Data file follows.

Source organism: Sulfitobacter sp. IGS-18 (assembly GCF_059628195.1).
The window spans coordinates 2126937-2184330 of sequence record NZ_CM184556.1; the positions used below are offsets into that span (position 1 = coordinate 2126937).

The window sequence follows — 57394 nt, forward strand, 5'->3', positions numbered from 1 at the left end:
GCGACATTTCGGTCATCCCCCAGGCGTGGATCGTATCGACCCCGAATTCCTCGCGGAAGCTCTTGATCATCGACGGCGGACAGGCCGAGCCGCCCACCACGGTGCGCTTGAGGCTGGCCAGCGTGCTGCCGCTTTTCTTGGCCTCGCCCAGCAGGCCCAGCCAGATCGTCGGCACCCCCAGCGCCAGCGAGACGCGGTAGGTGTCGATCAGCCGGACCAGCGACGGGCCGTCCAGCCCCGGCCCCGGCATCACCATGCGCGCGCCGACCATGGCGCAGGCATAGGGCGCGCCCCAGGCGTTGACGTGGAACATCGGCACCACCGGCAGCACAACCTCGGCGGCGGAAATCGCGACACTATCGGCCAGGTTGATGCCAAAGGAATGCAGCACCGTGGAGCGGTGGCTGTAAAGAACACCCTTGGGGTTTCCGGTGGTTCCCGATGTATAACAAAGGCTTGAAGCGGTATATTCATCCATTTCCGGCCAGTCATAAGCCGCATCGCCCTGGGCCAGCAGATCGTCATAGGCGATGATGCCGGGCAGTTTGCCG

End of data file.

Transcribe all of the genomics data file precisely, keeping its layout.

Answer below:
Source organism: Sulfitobacter sp. IGS-18 (assembly GCF_059628195.1).
The window spans coordinates 2126937-2184330 of sequence record NZ_CM184556.1; the positions used below are offsets into that span (position 1 = coordinate 2126937).

The window sequence follows — 57394 nt, forward strand, 5'->3', positions numbered from 1 at the left end:
GCGACATTTCGGTCATCCCCCAGGCGTGGATCGTATCGACCCCGAATTCCTCGCGGAAGCTCTTGATCATCGACGGCGGACAGGCCGAGCCGCCCACCACGGTGCGCTTGAGGCTGGCCAGCGTGCTGCCGCTTTTCTTGGCCTCGCCCAGCAGGCCCAGCCAGATCGTCGGCACCCCCAGCGCCAGCGAGACGCGGTAGGTGTCGATCAGCCGGACCAGCGACGGGCCGTCCAGCCCCGGCCCCGGCATCACCATGCGCGCGCCGACCATGGCGCAGGCATAGGGCGCGCCCCAGGCGTTGACGTGGAACATCGGCACCACCGGCAGCACAACCTCGGCGGCGGAAATCGCGACACTATCGGCCAGGTTGATGCCAAAGGAATGCAGCACCGTGGAGCGGTGGCTGTAAAGAACACCCTTGGGGTTTCCGGTGGTTCCCGATGTATAACAAAGGCTTGAAGCGGTATATTCATCCATTTCCGGCCAGTCATAAGCCGCATCGCCCTGGGCCAGCAGATCGTCATAGGCGATGATGCCGGGCAGTTTGCCG